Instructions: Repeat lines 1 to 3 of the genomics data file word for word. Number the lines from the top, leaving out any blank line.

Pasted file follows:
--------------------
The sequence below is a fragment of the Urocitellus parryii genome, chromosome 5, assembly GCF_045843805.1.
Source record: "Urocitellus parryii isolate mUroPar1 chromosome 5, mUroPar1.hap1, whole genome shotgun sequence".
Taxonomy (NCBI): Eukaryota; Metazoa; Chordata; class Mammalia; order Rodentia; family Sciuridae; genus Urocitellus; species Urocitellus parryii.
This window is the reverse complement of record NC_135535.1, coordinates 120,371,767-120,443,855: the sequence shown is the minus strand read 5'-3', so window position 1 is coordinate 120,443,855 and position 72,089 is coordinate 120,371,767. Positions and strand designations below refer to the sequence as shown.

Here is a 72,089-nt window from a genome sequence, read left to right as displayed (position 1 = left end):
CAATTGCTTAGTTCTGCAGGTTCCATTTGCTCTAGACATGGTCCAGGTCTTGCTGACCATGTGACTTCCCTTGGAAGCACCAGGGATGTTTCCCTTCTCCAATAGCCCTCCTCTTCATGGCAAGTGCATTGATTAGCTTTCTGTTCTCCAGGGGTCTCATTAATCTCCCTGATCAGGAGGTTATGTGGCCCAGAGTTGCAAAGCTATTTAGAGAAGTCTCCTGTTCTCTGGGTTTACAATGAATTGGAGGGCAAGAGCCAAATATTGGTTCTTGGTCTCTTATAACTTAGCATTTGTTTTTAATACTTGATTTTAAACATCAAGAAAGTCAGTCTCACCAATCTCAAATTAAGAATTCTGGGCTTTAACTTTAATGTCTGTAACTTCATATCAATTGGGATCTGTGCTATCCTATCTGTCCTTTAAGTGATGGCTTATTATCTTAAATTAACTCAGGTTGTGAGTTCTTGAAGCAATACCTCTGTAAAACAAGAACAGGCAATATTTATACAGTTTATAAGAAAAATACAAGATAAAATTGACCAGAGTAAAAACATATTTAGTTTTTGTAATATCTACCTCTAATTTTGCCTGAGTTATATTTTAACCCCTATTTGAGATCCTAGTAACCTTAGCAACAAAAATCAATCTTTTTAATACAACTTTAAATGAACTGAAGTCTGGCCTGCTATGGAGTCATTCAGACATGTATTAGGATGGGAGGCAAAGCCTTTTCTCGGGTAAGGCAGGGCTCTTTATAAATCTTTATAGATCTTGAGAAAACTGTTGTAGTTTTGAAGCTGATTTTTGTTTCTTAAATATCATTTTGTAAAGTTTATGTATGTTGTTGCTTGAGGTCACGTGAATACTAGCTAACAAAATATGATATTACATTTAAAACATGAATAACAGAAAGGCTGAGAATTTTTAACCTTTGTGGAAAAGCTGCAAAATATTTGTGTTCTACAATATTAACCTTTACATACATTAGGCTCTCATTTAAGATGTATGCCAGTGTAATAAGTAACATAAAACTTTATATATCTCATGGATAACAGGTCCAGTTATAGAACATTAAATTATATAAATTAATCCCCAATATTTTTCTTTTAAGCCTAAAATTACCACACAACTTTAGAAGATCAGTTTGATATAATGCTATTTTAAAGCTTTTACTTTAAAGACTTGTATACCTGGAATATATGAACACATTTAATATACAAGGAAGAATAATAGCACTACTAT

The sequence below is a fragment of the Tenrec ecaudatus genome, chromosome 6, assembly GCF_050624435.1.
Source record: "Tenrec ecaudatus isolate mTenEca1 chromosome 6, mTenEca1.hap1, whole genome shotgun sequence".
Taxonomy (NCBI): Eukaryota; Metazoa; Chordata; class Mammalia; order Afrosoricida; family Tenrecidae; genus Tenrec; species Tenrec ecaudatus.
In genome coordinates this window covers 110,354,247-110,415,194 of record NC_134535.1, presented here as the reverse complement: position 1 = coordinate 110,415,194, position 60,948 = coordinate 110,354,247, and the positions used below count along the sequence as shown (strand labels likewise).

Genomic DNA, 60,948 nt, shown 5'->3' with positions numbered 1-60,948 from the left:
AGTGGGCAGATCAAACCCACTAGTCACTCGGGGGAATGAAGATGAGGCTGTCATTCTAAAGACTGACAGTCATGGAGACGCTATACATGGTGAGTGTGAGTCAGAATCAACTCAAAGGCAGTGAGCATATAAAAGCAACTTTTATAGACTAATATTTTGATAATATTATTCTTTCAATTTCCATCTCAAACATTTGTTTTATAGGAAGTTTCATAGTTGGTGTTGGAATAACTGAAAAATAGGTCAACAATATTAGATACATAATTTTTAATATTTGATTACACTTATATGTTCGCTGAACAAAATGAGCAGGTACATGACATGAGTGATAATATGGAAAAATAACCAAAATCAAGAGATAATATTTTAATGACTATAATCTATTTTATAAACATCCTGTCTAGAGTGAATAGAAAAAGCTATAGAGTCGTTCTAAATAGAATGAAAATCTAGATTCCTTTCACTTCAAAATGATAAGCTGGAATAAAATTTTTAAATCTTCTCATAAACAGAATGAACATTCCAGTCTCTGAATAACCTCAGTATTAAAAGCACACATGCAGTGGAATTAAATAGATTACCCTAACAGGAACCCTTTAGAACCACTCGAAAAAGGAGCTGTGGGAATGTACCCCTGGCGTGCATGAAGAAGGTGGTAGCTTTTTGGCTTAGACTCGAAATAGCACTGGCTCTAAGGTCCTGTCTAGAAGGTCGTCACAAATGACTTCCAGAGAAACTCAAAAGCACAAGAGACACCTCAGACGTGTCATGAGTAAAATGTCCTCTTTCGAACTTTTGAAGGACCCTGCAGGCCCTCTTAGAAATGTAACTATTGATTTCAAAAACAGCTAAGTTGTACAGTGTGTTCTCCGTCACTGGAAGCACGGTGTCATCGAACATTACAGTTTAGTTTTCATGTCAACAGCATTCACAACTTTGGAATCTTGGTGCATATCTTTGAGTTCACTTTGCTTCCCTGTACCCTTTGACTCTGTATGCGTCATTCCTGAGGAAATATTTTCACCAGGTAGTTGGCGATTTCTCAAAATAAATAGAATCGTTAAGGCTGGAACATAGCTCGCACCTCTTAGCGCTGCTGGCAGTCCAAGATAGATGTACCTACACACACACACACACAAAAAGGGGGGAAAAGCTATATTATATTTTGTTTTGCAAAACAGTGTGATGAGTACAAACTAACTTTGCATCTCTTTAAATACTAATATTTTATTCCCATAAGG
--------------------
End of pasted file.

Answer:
The sequence below is a fragment of the Urocitellus parryii genome, chromosome 5, assembly GCF_045843805.1.
Source record: "Urocitellus parryii isolate mUroPar1 chromosome 5, mUroPar1.hap1, whole genome shotgun sequence".
Taxonomy (NCBI): Eukaryota; Metazoa; Chordata; class Mammalia; order Rodentia; family Sciuridae; genus Urocitellus; species Urocitellus parryii.